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Beloved American hero Buzz Aldrin reflects on the wisdom, guiding principles, and irreverent anecdotes he's gathered through his event-filled life - both in outer space and on earth - in this inspiring guide-to-life for the next generation.

Everywhere he goes, crowds gather to meet Buzz Aldrin. He is a world-class hero, a larger-than-life figurehead, best known of a generation of astronauts whose achievements surged in just a few years from first man in space to first men on the moon. Now he pauses to reflect and share what he has learned, from the vantage point not only of outer space but also of time: still a non-stop traveler and impassioned advocate for space exploration, Aldrin will be 86 in 2016.

No Dream Is Too High whittles down Buzz Aldrin's event-filled life into a short list of principles he values, each illustrated by fascinating anecdotes and memories, such as:
· Second comes right after first. NASA protocol should have meant he was first on the moon, but rules changed just before the mission. How he learned to be proud of being the second man on the moon.
· Look for opportunities, not obstacles. Buzz was rejected the first time he applied to be an astronaut. Failure is an opportunity to learn to do better.
· Always maintain your spirit of adventure. For his 80th birthday, Buzz went diving in the Galapagos and hitched a ride on a whale shark. He stays fit, energetic, and fascinated with life.

No Dream Is Too High is a beautiful memento, a thought-provoking set of ideas, and a new opportunity for Buzz Aldrin to connect with the masses of people who recognize his unique place in human history.



About the Author

Buzz Aldrin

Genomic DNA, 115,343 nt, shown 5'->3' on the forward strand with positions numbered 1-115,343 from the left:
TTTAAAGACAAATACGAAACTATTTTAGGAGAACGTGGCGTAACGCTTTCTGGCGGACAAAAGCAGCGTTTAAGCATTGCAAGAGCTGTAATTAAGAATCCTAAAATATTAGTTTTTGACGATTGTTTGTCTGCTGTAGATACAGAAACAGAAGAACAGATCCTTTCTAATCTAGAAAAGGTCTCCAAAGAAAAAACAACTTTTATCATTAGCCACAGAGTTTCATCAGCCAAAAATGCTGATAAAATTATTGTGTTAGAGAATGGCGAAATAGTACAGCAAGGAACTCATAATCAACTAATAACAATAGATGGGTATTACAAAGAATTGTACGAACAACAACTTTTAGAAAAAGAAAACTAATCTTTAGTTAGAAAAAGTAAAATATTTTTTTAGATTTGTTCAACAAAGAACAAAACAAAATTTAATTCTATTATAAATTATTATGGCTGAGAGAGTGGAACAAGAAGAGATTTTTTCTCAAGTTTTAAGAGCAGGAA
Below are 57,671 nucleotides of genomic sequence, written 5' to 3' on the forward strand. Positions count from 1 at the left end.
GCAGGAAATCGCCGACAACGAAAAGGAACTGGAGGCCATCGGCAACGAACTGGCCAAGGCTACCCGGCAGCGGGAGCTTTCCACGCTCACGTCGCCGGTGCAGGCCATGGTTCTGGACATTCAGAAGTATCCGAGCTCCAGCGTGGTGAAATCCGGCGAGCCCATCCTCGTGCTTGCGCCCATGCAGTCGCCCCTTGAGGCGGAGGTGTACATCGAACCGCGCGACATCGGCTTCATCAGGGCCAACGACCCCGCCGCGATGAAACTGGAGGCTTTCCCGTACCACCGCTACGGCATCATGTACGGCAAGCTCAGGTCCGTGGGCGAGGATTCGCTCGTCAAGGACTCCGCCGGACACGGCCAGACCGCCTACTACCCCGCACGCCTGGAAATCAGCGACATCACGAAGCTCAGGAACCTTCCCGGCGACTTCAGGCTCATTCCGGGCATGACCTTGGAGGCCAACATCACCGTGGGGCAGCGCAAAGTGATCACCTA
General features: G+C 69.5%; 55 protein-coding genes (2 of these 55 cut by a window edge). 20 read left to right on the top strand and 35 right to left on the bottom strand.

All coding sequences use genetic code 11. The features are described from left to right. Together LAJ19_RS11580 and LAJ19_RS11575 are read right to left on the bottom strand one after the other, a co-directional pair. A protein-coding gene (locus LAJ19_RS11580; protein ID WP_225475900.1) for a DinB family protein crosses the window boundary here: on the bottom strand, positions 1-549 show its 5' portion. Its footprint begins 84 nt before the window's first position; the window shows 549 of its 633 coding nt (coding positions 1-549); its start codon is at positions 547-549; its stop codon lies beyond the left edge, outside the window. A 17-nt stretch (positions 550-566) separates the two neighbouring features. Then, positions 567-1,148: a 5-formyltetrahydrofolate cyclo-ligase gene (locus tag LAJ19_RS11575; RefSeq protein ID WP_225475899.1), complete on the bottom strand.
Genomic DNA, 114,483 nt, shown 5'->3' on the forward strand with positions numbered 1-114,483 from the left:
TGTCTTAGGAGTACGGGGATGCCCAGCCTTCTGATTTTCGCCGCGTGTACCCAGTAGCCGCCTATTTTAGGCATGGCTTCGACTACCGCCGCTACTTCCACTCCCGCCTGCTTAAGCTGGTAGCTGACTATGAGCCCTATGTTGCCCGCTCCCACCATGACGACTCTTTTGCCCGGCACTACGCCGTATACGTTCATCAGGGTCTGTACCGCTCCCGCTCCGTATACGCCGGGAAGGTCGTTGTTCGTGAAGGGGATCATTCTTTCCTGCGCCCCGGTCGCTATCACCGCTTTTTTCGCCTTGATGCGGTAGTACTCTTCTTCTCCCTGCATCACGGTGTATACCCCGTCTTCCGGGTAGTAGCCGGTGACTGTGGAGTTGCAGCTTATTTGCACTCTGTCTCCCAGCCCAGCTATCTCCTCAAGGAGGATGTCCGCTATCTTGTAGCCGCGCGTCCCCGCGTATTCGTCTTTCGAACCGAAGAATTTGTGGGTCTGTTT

Buzz Aldrin (born Edwin Eugene Aldrin, Jr. , January 20, 1930) is an engineer and former American astronaut, and the second person to walk on the Moon. He was the lunar module pilot on Apollo 11, the first manned lunar landing in history. He set foot on the Moon at 03:15:16 (UTC) on July 21, 1969, following mission commander Neil Armstrong. He is also a retired colonel in the United States Air Force (USAF) and a Command Pilot. Aldrin was born in Glen Ridge, New Jersey, to Edwin Eugene Aldrin, Sr. , a career military man, and his wife Marion (née Moon) . He is of Scottish, Swedish, and German ancestry. After graduating from Montclair High School in 1946, Aldrin turned down a full scholarship offer from MIT, and went to the US Military Academy at West Point, New York. The nickname "Buzz" originated in childhood: the younger of his two elder sisters (Fay Ann) mispronounced "brother" as "buzzer", and this was shortened to Buzz. Aldrin made it his legal first name in 1988. Buzz Aldrin graduated third in his class at West Point in 1951, with a Bachelor of Science degree in mechanical engineering. He was commissioned as a Second Lieutenant in the US Air Force and served as a jet fighter pilot during the Korean War. He flew 66 combat missions in F-86 Sabres and shot down two Mikoyan-Gurevich MiG-15 aircraft. Subsequent to the war, Aldrin was assigned as an aerial gunnery instructor at Nellis Air Force Base in Nevada, and next was an aide to the dean of faculty at the US Air Force Academy. He flew F-100 Super Sabres as a flight commander at Bitburg Air Base, West Germany, in the 22d Fighter Squadron. In 1963 Aldrin earned a Doctor of Science degree in astronautics from MIT. His graduate thesis was "Line-of-sight guidance techniques for manned orbital rendezvous", the dedication of which read, "In the hopes that this work may in some way contribute to their exploration of space, this is dedicated to the crew members of this country's present and future manned space programs. If only I could join them in their exciting endeavors!" On completion of his doctorate, he was assigned to the Gemini Target Office of the Air Force Space Systems Division in Los Angeles before his selection as an astronaut. His initial application to join the astronaut corps was rejected on the basis of having never been a test pilot; that prerequisite was lifted when he re-applied and was accepted into the third astronaut class, the first selection for which he was eligible.Aldrin was selected as part of the third group of NASA astronauts selected in October 1963. After the deaths of the original Gemini 9 prime crew, Elliot See and Charles Bassett, Aldrin and Jim Lovell were promoted to back-up crew for the mission. The main objective of the revised mission (Gemini 9A) was to rendezvous and dock with a target vehicle, but when this failed, Aldrin improvised an effective exercise for the craft to rendezvous with a c



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